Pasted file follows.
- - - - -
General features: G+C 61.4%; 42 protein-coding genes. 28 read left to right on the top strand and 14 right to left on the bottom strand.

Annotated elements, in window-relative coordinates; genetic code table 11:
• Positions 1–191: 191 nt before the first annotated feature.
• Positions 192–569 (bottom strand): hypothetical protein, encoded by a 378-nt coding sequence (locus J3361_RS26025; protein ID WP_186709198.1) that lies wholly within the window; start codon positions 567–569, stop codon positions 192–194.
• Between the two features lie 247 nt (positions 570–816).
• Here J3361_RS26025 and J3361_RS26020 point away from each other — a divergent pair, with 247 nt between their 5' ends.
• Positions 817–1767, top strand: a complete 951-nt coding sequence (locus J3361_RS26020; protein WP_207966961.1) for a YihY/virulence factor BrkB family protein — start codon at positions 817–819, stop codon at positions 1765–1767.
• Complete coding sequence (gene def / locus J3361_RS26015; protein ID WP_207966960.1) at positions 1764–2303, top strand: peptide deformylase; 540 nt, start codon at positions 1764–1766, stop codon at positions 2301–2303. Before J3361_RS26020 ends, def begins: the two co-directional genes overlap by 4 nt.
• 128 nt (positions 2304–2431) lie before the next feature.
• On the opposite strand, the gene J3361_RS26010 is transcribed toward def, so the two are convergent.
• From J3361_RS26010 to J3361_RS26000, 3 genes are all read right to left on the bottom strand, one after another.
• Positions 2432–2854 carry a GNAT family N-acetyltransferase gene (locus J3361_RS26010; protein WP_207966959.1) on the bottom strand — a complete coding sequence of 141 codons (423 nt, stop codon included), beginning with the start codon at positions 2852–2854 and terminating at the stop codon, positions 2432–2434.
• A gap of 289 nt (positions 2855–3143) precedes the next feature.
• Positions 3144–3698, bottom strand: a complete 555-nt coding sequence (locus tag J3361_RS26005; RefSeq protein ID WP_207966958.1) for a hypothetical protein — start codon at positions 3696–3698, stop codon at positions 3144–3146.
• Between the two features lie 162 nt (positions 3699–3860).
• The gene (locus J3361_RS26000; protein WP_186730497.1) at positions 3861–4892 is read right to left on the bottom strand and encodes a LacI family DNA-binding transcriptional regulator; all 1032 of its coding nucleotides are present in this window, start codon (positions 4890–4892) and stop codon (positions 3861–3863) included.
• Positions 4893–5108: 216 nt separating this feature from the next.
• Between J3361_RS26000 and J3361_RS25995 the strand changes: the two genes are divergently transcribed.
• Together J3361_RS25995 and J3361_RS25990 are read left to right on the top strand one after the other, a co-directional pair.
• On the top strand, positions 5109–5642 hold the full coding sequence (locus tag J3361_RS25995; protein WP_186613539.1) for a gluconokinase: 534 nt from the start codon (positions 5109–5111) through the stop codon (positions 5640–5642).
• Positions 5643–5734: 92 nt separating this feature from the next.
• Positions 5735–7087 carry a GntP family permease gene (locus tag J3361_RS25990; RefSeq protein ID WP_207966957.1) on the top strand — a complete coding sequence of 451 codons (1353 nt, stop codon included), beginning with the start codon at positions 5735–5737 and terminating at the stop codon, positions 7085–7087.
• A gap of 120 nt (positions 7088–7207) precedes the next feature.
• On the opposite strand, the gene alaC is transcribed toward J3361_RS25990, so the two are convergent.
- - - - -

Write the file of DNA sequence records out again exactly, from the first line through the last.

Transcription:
General features: G+C 61.4%; 42 protein-coding genes. 28 read left to right on the top strand and 14 right to left on the bottom strand.

Annotated elements, in window-relative coordinates; genetic code table 11:
• Positions 1–191: 191 nt before the first annotated feature.
• Positions 192–569 (bottom strand): hypothetical protein, encoded by a 378-nt coding sequence (locus J3361_RS26025; protein ID WP_186709198.1) that lies wholly within the window; start codon positions 567–569, stop codon positions 192–194.
• Between the two features lie 247 nt (positions 570–816).
• Here J3361_RS26025 and J3361_RS26020 point away from each other — a divergent pair, with 247 nt between their 5' ends.
• Positions 817–1767, top strand: a complete 951-nt coding sequence (locus J3361_RS26020; protein WP_207966961.1) for a YihY/virulence factor BrkB family protein — start codon at positions 817–819, stop codon at positions 1765–1767.
• Complete coding sequence (gene def / locus J3361_RS26015; protein ID WP_207966960.1) at positions 1764–2303, top strand: peptide deformylase; 540 nt, start codon at positions 1764–1766, stop codon at positions 2301–2303. Before J3361_RS26020 ends, def begins: the two co-directional genes overlap by 4 nt.
• 128 nt (positions 2304–2431) lie before the next feature.
• On the opposite strand, the gene J3361_RS26010 is transcribed toward def, so the two are convergent.
• From J3361_RS26010 to J3361_RS26000, 3 genes are all read right to left on the bottom strand, one after another.
• Positions 2432–2854 carry a GNAT family N-acetyltransferase gene (locus J3361_RS26010; protein WP_207966959.1) on the bottom strand — a complete coding sequence of 141 codons (423 nt, stop codon included), beginning with the start codon at positions 2852–2854 and terminating at the stop codon, positions 2432–2434.
• A gap of 289 nt (positions 2855–3143) precedes the next feature.
• Positions 3144–3698, bottom strand: a complete 555-nt coding sequence (locus tag J3361_RS26005; RefSeq protein ID WP_207966958.1) for a hypothetical protein — start codon at positions 3696–3698, stop codon at positions 3144–3146.
• Between the two features lie 162 nt (positions 3699–3860).
• The gene (locus J3361_RS26000; protein WP_186730497.1) at positions 3861–4892 is read right to left on the bottom strand and encodes a LacI family DNA-binding transcriptional regulator; all 1032 of its coding nucleotides are present in this window, start codon (positions 4890–4892) and stop codon (positions 3861–3863) included.
• Positions 4893–5108: 216 nt separating this feature from the next.
• Between J3361_RS26000 and J3361_RS25995 the strand changes: the two genes are divergently transcribed.
• Together J3361_RS25995 and J3361_RS25990 are read left to right on the top strand one after the other, a co-directional pair.
• On the top strand, positions 5109–5642 hold the full coding sequence (locus tag J3361_RS25995; protein WP_186613539.1) for a gluconokinase: 534 nt from the start codon (positions 5109–5111) through the stop codon (positions 5640–5642).
• Positions 5643–5734: 92 nt separating this feature from the next.
• Positions 5735–7087 carry a GntP family permease gene (locus tag J3361_RS25990; RefSeq protein ID WP_207966957.1) on the top strand — a complete coding sequence of 451 codons (1353 nt, stop codon included), beginning with the start codon at positions 5735–5737 and terminating at the stop codon, positions 7085–7087.
• A gap of 120 nt (positions 7088–7207) precedes the next feature.
• On the opposite strand, the gene alaC is transcribed toward J3361_RS25990, so the two are convergent.